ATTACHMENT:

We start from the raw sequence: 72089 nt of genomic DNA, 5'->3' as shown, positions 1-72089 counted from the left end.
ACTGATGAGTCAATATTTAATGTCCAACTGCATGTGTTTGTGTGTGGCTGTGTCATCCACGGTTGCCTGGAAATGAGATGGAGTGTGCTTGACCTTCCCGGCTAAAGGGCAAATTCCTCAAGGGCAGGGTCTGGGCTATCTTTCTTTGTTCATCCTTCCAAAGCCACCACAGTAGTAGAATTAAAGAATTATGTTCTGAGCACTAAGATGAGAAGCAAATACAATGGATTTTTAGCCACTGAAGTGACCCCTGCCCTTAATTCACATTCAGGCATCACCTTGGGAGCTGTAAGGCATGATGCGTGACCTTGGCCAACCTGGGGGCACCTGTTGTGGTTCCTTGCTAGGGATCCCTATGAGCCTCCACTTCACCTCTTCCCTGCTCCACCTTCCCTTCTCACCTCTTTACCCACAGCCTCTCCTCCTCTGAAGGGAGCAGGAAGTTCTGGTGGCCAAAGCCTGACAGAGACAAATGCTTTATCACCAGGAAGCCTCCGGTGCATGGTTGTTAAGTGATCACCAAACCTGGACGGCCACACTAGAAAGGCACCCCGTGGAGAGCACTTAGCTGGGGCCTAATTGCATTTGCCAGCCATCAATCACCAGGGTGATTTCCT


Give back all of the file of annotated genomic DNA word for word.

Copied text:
We start from the raw sequence: 72089 nt of genomic DNA, 5'->3' as shown, positions 1-72089 counted from the left end.
ACTGATGAGTCAATATTTAATGTCCAACTGCATGTGTTTGTGTGTGGCTGTGTCATCCACGGTTGCCTGGAAATGAGATGGAGTGTGCTTGACCTTCCCGGCTAAAGGGCAAATTCCTCAAGGGCAGGGTCTGGGCTATCTTTCTTTGTTCATCCTTCCAAAGCCACCACAGTAGTAGAATTAAAGAATTATGTTCTGAGCACTAAGATGAGAAGCAAATACAATGGATTTTTAGCCACTGAAGTGACCCCTGCCCTTAATTCACATTCAGGCATCACCTTGGGAGCTGTAAGGCATGATGCGTGACCTTGGCCAACCTGGGGGCACCTGTTGTGGTTCCTTGCTAGGGATCCCTATGAGCCTCCACTTCACCTCTTCCCTGCTCCACCTTCCCTTCTCACCTCTTTACCCACAGCCTCTCCTCCTCTGAAGGGAGCAGGAAGTTCTGGTGGCCAAAGCCTGACAGAGACAAATGCTTTATCACCAGGAAGCCTCCGGTGCATGGTTGTTAAGTGATCACCAAACCTGGACGGCCACACTAGAAAGGCACCCCGTGGAGAGCACTTAGCTGGGGCCTAATTGCATTTGCCAGCCATCAATCACCAGGGTGATTTCCT